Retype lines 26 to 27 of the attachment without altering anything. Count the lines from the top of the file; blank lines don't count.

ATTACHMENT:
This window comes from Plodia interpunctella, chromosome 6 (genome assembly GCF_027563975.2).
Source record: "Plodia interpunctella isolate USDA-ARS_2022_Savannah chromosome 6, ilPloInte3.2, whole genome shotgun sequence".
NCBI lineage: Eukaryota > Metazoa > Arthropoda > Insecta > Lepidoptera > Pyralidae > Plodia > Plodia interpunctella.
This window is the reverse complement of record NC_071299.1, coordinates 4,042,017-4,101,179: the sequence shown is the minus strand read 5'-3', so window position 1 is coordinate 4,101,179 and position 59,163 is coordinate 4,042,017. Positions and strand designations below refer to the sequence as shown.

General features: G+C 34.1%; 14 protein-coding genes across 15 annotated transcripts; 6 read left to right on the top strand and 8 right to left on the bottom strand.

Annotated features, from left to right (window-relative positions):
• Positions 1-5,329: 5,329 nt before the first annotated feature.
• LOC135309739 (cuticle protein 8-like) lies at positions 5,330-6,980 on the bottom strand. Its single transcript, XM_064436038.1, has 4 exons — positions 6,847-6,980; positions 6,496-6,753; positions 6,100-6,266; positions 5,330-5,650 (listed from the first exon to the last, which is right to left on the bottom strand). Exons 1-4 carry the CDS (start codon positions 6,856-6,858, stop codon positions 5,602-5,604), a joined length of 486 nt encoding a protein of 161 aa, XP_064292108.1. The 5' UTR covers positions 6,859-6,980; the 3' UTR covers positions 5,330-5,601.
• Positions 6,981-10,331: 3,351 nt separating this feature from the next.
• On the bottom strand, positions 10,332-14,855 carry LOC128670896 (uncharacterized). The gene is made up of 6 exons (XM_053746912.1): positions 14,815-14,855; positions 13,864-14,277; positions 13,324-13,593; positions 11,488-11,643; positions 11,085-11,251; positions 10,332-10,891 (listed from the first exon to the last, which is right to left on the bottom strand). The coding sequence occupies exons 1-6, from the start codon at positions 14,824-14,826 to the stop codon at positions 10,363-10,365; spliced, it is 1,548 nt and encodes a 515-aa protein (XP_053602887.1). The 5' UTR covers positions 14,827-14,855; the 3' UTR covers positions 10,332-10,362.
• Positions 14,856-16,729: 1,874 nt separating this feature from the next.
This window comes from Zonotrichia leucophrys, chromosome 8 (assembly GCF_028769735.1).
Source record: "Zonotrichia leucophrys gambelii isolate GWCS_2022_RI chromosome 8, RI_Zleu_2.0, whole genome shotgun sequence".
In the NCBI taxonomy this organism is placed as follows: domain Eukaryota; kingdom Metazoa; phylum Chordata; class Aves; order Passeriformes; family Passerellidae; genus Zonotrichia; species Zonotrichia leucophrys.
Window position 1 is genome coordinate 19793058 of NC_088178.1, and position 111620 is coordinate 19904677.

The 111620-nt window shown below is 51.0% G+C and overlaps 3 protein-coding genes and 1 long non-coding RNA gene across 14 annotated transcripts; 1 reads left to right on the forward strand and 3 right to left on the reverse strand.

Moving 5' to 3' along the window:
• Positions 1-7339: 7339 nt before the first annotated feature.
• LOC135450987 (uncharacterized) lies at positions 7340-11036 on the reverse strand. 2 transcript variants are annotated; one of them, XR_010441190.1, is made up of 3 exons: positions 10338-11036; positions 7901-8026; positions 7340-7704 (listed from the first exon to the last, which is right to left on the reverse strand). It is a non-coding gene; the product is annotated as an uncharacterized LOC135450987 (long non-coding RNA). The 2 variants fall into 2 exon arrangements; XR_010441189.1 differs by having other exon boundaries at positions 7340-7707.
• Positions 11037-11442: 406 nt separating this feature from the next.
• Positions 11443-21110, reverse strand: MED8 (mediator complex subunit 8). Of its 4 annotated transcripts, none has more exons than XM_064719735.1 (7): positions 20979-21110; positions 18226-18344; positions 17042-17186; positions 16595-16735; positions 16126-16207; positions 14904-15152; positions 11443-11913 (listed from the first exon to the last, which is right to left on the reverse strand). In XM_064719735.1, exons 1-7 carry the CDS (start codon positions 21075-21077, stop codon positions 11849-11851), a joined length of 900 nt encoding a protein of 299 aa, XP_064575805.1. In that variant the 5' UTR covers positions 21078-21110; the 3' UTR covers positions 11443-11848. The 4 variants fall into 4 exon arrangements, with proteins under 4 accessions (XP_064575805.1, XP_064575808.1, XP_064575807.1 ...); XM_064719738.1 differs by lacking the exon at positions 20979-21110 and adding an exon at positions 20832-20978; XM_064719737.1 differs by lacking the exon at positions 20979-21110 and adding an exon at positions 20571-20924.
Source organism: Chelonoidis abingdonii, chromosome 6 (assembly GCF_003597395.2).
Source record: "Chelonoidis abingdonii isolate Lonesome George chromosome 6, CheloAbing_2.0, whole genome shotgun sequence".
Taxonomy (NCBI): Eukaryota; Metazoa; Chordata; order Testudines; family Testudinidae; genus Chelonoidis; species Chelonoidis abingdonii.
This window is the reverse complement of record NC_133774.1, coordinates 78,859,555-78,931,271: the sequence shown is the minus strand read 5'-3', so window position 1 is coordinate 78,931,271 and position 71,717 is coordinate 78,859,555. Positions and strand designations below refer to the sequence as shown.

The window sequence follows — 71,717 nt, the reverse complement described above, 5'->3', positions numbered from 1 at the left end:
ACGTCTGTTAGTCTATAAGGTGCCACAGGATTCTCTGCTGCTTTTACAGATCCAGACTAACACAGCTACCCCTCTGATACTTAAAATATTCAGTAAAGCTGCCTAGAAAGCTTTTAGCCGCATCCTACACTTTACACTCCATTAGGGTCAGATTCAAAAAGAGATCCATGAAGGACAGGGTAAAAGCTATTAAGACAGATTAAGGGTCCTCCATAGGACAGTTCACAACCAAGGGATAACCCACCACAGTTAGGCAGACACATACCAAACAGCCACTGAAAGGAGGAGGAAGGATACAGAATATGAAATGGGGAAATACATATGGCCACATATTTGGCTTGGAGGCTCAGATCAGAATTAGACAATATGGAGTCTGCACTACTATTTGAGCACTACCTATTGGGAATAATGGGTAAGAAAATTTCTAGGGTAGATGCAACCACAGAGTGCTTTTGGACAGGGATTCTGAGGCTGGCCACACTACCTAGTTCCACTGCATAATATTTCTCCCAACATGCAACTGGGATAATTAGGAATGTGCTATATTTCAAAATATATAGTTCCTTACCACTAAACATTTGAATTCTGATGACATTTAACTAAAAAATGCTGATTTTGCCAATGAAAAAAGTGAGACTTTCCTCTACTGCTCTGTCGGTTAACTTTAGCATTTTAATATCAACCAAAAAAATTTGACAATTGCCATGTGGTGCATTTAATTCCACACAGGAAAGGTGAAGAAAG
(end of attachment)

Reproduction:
The window sequence follows — 71,717 nt, the reverse complement described above, 5'->3', positions numbered from 1 at the left end:
ACGTCTGTTAGTCTATAAGGTGCCACAGGATTCTCTGCTGCTTTTACAGATCCAGACTAACACAGCTACCCCTCTGATACTTAAAATATTCAGTAAAGCTGCCTAGAAAGCTTTTAGCCGCATCCTACACTTTACACTCCATTAGGGTCAGATTCAAAAAGAGATCCATGAAGGACAGGGTAAAAGCTATTAAGACAGATTAAGGGTCCTCCATAGGACAGTTCACAACCAAGGGATAACCCACCACAGTTAGGCAGACACATACCAAACAGCCACTGAAAGGAGGAGGAAGGATACAGAATATGAAATGGGGAAATACATATGGCCACATATTTGGCTTGGAGGCTCAGATCAGAATTAGACAATATGGAGTCTGCACTACTATTTGAGCACTACCTATTGGGAATAATGGGTAAGAAAATTTCTAGGGTAGATGCAACCACAGAGTGCTTTTGGACAGGGATTCTGAGGCTGGCCACACTACCTAGTTCCACTGCATAATATTTCTCCCAACATGCAACTGGGATAATTAGGAATGTGCTATATTTCAAAATATATAGTTCCTTACCACTAAACATTTGAATTCTGATGACATTTAACTAAAAAATGCTGATTTTGCCAATGAAAAAAGTGAGACTTTCCTCTACTGCTCTGTCGGTTAACTTTAGCATTTTAATATCAACCAAAAAAATTTGACAATTGCCATGTGGTGCATTTAATTCCACACAGGAAAGGTGAAGAAAG